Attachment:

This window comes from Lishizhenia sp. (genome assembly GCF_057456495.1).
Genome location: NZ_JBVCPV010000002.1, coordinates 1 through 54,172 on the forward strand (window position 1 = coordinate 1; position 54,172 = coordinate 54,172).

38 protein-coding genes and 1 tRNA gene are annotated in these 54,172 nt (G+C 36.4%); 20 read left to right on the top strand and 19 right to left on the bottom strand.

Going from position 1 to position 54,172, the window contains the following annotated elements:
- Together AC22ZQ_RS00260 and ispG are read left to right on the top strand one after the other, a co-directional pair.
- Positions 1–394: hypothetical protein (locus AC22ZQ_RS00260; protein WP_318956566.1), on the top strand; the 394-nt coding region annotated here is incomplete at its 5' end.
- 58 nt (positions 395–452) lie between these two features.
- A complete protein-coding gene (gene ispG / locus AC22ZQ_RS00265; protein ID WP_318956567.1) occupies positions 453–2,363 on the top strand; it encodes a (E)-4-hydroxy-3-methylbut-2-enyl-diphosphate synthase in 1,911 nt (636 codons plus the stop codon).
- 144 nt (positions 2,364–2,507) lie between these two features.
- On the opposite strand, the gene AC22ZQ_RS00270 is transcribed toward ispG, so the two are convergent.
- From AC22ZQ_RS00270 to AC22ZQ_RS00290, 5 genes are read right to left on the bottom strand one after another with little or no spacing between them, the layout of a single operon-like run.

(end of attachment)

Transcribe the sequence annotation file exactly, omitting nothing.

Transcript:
This window comes from Lishizhenia sp. (genome assembly GCF_057456495.1).
Genome location: NZ_JBVCPV010000002.1, coordinates 1 through 54,172 on the forward strand (window position 1 = coordinate 1; position 54,172 = coordinate 54,172).

38 protein-coding genes and 1 tRNA gene are annotated in these 54,172 nt (G+C 36.4%); 20 read left to right on the top strand and 19 right to left on the bottom strand.

Going from position 1 to position 54,172, the window contains the following annotated elements:
- Together AC22ZQ_RS00260 and ispG are read left to right on the top strand one after the other, a co-directional pair.
- Positions 1–394: hypothetical protein (locus AC22ZQ_RS00260; protein WP_318956566.1), on the top strand; the 394-nt coding region annotated here is incomplete at its 5' end.
- 58 nt (positions 395–452) lie between these two features.
- A complete protein-coding gene (gene ispG / locus AC22ZQ_RS00265; protein ID WP_318956567.1) occupies positions 453–2,363 on the top strand; it encodes a (E)-4-hydroxy-3-methylbut-2-enyl-diphosphate synthase in 1,911 nt (636 codons plus the stop codon).
- 144 nt (positions 2,364–2,507) lie between these two features.
- On the opposite strand, the gene AC22ZQ_RS00270 is transcribed toward ispG, so the two are convergent.
- From AC22ZQ_RS00270 to AC22ZQ_RS00290, 5 genes are read right to left on the bottom strand one after another with little or no spacing between them, the layout of a single operon-like run.